Rarely has a show toed the line between melodramatic teen romance and high-octane fantasy action with such committed treatment to both aspects of the plot. Both protagonists grapple with conflicted feelings about who they are because of the powers they have, and the ways they deal with that stress is very different.
The show’s action is not exhaustive and doesn’t take away from the character drama, nor does it ever feel like a distraction from it. On the contrary, the character moments and episodes dedicated to these relationships are what strengthen the whole of this story.
Aki’s friends Mitsuki and Hiroomi Nase, siblings who are part of one of the most powerful Spirit World Warrior clans, play a huge role in the story. While they are friends with Aki, there is added context to their friendship that makes the story darker. Every character seems to have ulterior reasons for being involved with the main characters.
As the curtain is lifted on the characters’ secrets and the competing motivations of those in power begin to interfere with these kids’ lives, this romance becomes much more complicated. And a big reason this blend of genres works is because Beyond the Boundary has a rich and interesting world.
Spectacular World Building
Early on, when the nature of Youmu and how to defeat them are explained, it is explained through showing more than telling. As Youmu are secret from everyday normal people, mechanics are put in place to keep citizens from stumbling into trouble.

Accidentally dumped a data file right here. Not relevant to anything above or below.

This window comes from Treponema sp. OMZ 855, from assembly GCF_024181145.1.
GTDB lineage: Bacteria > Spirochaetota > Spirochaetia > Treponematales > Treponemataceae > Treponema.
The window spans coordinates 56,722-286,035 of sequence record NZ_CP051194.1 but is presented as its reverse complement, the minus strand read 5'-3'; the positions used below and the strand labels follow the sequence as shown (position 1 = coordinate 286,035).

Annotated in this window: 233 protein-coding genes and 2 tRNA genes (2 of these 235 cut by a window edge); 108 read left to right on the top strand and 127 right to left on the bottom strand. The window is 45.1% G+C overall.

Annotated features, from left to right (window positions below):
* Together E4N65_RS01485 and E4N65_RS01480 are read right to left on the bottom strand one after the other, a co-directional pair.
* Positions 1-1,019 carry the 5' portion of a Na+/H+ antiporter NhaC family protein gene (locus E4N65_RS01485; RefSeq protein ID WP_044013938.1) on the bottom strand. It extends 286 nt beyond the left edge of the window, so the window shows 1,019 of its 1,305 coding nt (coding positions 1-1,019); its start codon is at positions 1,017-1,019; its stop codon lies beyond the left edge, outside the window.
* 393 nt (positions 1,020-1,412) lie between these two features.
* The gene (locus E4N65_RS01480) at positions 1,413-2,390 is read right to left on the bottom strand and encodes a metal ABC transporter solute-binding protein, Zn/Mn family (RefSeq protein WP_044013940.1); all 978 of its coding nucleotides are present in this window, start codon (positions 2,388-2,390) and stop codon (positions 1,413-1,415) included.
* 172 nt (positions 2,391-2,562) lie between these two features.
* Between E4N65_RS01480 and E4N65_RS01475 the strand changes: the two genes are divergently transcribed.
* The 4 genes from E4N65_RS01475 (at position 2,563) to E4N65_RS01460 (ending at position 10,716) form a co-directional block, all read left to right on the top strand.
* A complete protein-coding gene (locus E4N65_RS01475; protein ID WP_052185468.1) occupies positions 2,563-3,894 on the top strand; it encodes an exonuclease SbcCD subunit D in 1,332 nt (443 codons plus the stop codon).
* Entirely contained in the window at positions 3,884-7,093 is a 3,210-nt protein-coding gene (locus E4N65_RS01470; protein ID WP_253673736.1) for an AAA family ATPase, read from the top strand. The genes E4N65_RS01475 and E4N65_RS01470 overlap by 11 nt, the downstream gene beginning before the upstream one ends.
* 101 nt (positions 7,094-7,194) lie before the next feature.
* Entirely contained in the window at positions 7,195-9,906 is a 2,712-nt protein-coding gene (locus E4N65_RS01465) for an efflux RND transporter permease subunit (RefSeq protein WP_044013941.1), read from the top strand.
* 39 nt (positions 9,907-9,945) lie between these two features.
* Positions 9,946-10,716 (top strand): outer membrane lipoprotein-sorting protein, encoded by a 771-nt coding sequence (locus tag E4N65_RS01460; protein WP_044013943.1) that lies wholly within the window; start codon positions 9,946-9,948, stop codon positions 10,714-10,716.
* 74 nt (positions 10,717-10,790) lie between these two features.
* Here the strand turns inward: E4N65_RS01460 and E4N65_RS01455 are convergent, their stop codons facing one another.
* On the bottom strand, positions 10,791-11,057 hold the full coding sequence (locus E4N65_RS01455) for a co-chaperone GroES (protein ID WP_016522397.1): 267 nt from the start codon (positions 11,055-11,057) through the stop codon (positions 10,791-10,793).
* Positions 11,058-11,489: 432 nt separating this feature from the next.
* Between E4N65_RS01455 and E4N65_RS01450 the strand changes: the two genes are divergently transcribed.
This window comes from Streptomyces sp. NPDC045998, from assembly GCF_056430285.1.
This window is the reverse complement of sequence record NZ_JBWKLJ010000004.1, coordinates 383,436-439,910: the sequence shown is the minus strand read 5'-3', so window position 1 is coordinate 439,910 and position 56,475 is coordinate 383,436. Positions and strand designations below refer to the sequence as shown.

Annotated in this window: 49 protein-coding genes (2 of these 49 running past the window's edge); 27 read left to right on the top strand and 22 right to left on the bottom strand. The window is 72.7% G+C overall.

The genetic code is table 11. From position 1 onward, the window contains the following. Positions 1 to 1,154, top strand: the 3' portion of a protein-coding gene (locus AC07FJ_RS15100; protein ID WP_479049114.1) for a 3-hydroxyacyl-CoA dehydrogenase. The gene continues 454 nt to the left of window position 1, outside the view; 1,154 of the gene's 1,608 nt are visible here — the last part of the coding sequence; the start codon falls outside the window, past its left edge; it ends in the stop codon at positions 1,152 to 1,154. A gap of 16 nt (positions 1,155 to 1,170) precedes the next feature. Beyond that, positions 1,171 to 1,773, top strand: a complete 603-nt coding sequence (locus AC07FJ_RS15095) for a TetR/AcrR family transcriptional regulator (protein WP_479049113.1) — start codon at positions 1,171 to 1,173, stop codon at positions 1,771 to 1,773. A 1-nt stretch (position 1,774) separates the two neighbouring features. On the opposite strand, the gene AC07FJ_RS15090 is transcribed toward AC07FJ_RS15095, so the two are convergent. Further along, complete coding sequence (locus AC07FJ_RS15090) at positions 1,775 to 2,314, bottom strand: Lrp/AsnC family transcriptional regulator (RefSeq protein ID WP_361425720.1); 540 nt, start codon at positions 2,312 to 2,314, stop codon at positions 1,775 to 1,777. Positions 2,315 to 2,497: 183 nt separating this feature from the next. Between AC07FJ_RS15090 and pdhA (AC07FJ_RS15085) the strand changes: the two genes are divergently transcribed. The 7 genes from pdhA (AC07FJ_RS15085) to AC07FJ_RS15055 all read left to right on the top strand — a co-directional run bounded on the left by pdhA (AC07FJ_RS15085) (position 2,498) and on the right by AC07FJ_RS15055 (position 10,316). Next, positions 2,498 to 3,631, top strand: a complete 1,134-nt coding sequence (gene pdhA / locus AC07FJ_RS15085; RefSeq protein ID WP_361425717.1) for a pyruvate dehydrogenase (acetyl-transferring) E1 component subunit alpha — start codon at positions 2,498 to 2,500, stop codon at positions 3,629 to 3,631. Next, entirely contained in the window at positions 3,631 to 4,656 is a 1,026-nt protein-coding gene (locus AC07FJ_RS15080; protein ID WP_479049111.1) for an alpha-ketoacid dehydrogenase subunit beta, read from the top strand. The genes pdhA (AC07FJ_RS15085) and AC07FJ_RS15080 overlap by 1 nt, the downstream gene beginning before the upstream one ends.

There are unique talismans and devices for creating barriers or warding off outsiders and not only is it effective at explaining, everything just looks cool. Making a show cool goes beyond making cool fights; the story itself has to present cool ideas and often, preferably at the beginning when everything is being introduced to the audience.
Secret societies with knowledge about magic and other threats to the world are popular in fiction for a reason. Having groups powerful enough to keep these things secret is inherently cool and so long as the chaos doesn’t make it too unbelievable that things are being covered up, it can be super effective.
A Love Story
When the dust clears and the battles are over, this show is ultimately a love story, one that rises to a crescendo in its final episodes that only truly reaches its climax in the final movie. With the benefit of hindsight, the show and film can be enjoyed together, though previously the wait was torture.
Beyond the Boundary is an occasionally dark romance that lightens the mood with humor that can be hit or miss depending on the person. But when it lands, it lands hard, with some of the best visual gags to come from KyoAni. It’s moments like the bizarre filler episode halfway through, that help endear the audience to these characters.
What results is a conclusion that seems especially dire and without a clear path forward. Mirai and Aki are far from one another and the buildup relentlessly makes their happy ending seem increasingly unlikely. The playful animosity at the beginning of their friendship aside, their romance blooms graciously over the course of the series.
Many of the winning qualities of this show have been done in other Kyoto Animation properties, but very few if any have been told the way that Beyond the Boundary tells it. Its individual components can be found elsewhere but combined its something that scratches an itch few will realize was there, to begin with.
Beyond the Boundary is available to own through Sentai Filmworks and available for streaming through HiDIVE.